Restructure soils before attempting no-tillage
Dick Neale, technical manager at agronomy group Hutchinsons, urged attendees to dig deep and examine field soil profiles before assessing what actions may be needed to progress a move to reduced/no-till crop establishment.
“Inspect soils between October and March, when proper assessment of moisture can be made. After that, they won't change greatly until harvest. If you're currently deep-tilling, restructuring soils will take time, with results usually visible after three years. What you should achieve by gradually reducing movement depth is relatively dry soil that resists compaction and can carry machine weight without leaving significant wheelings. Over time a brown biological organic matter topsoil layer should build up in the upper profile to reach-depending on soil type and use of the right practices in the right conditions – some 350-625mm (14-25in) depth. This will crack and fissure naturally in drier periods, aiding drainage while offering resilience against both high rainfall and drought. Soil that caps instead is usually deficient in surface organic matter – before addressing surface drainage issues by subsoiling, loosening where there may be no issue, consider using natural solutions such as cover crops and compost, and leaving longer stubble, especially if taking off straw.
“Addressing issues often isn't about spending more money, but about using existing investment more wisely, and improvement measures can often be cheap to achieve.
“Most arable fields host near surface-dwelling endogeic worms, horizontal burrow borers that help aggregate soil, aiding structure and pulling in organic matter from the surface. A well-structured soil will also encourage deep-boring anecic worms to take this material deeper, by as much as two metres, aiding drainage and oxygenation at depth, allowing roots to exploit their channels. Good residue management is key to managing this interlinked process, and within three years results tend to become apparent. Healthy soil will contain about 30 deep-working anecic worms/sq m, cycling nutrients and organic matter and helping boost yields."
Acknowledging that many of those who have tried cover crops have had widely differing experiences, Mr Neale nevertheless suggested there is proven value in having growing roots in soil for as much of the year as possible.
"If you've not found the right mix for your situation and/or not been given sound advice on managing it correctly, bad experiences can happen. But there's a definite value to keeping roots in the soil as much as possible, and a few guidelines worth following. Cover crops need establishing right behind the combine, especially on heavy soils, to make the most of maximum day length and convert sun energy into food for soil biology via root exudates. They don't need to produce high, bulky growth, and while, above the surface, surface destruction is best by mid-November to ensure they aren't encouraging slugs by trapping too much moisture, the roots should ideally be left intact."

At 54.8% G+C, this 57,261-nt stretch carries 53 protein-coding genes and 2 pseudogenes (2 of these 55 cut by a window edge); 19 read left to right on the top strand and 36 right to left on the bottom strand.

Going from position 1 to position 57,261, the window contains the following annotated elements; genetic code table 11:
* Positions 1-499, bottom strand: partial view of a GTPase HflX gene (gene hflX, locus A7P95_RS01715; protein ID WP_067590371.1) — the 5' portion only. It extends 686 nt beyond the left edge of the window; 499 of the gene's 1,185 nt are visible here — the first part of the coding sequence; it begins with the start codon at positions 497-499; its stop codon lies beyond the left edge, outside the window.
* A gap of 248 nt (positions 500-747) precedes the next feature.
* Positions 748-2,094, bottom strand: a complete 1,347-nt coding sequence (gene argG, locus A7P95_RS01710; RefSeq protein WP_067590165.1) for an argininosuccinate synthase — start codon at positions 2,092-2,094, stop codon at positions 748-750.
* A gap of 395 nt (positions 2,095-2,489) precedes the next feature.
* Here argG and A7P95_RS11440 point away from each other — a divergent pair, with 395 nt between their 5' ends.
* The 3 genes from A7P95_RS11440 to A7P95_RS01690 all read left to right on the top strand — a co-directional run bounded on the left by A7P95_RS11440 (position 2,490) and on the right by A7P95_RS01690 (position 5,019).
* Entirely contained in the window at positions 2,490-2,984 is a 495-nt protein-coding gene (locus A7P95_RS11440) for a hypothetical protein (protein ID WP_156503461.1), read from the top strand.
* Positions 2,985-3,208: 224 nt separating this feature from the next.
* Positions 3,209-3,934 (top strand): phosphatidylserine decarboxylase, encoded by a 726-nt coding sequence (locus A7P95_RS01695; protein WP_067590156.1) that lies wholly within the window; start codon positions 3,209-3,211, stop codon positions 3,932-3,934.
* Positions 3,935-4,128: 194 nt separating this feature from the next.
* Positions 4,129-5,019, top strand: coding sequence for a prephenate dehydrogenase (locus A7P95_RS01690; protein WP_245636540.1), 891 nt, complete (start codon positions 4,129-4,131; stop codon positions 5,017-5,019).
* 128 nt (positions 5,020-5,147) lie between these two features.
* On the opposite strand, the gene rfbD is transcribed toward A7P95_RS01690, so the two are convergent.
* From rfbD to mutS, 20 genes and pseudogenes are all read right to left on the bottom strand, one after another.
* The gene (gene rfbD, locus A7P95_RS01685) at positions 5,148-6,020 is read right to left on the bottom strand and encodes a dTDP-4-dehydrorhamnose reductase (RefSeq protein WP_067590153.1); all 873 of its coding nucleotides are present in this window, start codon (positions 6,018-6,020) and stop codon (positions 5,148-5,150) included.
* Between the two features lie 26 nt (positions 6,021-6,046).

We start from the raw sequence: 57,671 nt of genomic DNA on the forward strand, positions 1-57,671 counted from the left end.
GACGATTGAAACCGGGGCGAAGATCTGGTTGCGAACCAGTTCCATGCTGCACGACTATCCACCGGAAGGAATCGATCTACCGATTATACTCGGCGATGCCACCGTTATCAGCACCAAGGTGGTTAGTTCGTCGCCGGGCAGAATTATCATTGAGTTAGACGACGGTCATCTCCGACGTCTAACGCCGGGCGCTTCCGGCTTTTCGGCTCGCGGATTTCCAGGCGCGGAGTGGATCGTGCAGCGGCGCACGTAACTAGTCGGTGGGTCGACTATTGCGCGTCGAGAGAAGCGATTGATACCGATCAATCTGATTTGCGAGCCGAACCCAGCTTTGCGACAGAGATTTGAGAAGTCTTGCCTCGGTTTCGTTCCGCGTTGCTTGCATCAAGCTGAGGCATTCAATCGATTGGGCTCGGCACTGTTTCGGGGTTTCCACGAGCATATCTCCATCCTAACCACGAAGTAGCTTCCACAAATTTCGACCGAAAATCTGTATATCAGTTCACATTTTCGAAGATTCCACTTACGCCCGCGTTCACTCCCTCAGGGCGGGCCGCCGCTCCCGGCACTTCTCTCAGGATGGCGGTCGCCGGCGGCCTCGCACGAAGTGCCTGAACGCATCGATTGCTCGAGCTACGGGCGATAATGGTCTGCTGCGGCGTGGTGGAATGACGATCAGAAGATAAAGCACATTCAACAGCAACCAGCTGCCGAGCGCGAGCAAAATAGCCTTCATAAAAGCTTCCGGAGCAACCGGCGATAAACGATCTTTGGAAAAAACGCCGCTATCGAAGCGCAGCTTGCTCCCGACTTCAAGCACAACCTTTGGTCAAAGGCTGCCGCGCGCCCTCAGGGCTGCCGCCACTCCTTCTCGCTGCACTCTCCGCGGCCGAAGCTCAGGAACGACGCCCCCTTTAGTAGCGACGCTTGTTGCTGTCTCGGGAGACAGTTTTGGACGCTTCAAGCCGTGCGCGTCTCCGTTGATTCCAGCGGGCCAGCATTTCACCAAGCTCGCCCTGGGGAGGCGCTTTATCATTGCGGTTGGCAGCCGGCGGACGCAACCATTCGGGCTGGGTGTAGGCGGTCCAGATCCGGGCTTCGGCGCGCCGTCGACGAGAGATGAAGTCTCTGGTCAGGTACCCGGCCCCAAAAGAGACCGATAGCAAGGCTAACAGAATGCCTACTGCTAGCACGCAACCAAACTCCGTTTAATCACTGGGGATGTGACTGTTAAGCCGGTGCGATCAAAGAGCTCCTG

Mr Neale also underlined the importance of correct pH, and its influence over almost every other aspect of soil health.
“It impacts biology, structure and nutrient flow. A lab test is only an indicator. Ensure that, if you're getting pH 6-6.5 lab results, they are checked with a field test, as contamination by a tiny amount of chalk in a sample can neutralise acidity.
"Placing fertiliser – especially phosphate – can help here. Between pH 8.0 and 8.5, its availability starts to narrow as it begins to associate itself with calcium, while deficiencies of iron, manganese, copper, boron and zinc can also manifest themselves. Equally, soils with a low CEC cannot store positively-charged cations, and there's no point trying to build a potassium index as there is nothing to retain it."
Asked about the possibility of incorporating root crops into a reduced tillage system, Mr Neale pointed out that some sugar beet growers were already using strip tillage for beet crops.
“It's only the drill that requires fine tillage, not the crop. The newer double disc drills can work well in these circumstances, following a strip cultivator.
“Potatoes are obviously a different story, and don't fit well, but as rotation gaps between them are long, the soil should hold up better when the crop is being established, and recover quicker after harvest. And trials have shown the value of moving the minimum of soil to keep it together and prevent formation of greens. Better-structured soil won't fall apart when rain hits it.”